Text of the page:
More than just an employee; more than just a job

Recently, a client asked me to speak with a key employee whose role had changed within the business. In fact, over the past few years, that role had changed a number of times. In the meantime, the business had grown from just the two of them to a total staff of eight in two locations.

Now this might not sound significant, but to this business, it has been quite a monumental change. While revenues have grown accordingly, so have the challenges of taking on staff and meeting the expenses. As businesses grow from small beginnings, these are fairly typical challenges.

What was different about this meeting was the employee’s attitude when I asked about how he felt about his job. He replied “Although I know this is not my business, I actually feel more than ‘just an employee’”. He felt a sense of ownership and had a real commitment to the future of the business and his contribution to its growth.

I made the point that it was this attitude that all business owners were looking for in their employees; one that said that “I feel more than just an employee”. So how can this be replicated within other small businesses in the same position? I am 100% sure that it comes back to something I find myself increasingly talking about: Values.

Since that talk, I have also discussed this with the business owner. He told me about another employee whom he found doing some work for him at 1.30am. He certainly hadn’t asked for this, did not expect it and was a little concerned that she would not get the rest she needed. Her comment was “I couldn’t get to sleep and I love this, so I thought I would do this now!”

Again, more than just an employee and to them what they do is more than just a job.

So, when I hear so many people complain that they can’t get the right people and can’t get them to do what they require, what’s the difference? (Just by the way, this business is located in a regional town in WA with a population of less than 2,000.)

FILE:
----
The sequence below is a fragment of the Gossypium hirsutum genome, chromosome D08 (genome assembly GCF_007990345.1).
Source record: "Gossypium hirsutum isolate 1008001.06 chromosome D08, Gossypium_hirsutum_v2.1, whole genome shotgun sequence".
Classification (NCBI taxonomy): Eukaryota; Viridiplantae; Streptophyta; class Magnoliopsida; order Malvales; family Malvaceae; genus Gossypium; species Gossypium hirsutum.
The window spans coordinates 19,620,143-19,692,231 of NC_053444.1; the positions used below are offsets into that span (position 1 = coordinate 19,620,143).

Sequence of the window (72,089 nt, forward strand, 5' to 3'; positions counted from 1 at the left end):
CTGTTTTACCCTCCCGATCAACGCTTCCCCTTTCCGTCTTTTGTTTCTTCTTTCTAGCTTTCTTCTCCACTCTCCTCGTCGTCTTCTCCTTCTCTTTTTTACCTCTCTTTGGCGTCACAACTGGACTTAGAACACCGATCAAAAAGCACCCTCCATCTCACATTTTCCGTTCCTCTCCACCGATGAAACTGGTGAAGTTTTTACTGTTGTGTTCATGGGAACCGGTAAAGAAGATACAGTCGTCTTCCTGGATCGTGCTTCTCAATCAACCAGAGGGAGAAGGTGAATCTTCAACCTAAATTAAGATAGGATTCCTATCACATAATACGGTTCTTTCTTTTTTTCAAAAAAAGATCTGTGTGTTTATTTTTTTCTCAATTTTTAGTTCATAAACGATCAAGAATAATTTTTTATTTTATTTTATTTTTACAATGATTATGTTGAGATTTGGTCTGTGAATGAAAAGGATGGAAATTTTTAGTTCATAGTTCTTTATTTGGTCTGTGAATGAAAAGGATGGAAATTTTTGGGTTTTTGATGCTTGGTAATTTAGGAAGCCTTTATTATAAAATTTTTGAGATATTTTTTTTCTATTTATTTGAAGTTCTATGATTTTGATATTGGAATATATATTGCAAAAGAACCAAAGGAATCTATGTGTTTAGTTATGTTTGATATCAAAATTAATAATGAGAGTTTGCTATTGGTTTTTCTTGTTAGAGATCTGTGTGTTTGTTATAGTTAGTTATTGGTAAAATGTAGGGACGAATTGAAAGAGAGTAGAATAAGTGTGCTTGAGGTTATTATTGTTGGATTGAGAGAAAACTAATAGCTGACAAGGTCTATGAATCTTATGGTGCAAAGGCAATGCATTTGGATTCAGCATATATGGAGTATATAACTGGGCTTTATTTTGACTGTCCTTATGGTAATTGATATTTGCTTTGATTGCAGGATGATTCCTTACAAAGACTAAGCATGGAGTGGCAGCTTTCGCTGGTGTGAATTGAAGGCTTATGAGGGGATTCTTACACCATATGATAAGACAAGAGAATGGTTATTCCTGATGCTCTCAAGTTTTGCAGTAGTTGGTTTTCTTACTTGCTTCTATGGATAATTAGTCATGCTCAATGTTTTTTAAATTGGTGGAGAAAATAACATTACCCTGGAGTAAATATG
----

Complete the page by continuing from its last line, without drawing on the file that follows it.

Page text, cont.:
So, what is the secret?

The business is not a stage where it can offer great financial rewards; it is not high-profile, so there is no celebrity status gained from being employed there; there are no incentives on offer.

What it does offer is an opportunity to learn, provides challenges to be overcome, offers people the freedom to find solutions to problems, provides training, support and appreciation for work done well. People within this business are engaged and their accomplishments are appreciated.

Simple, heh?

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What John Matthew believes about small business

That the owner has risked many things that others take for granted;

That there is no guaranteed income or reward for the considerable effort that is required;

That often, the family home is on the line to support the business and its constituents;

That there is a dignity and self-respect that is earned;

That entire communities would be better places if there was an increased appreciation and respect for small business.

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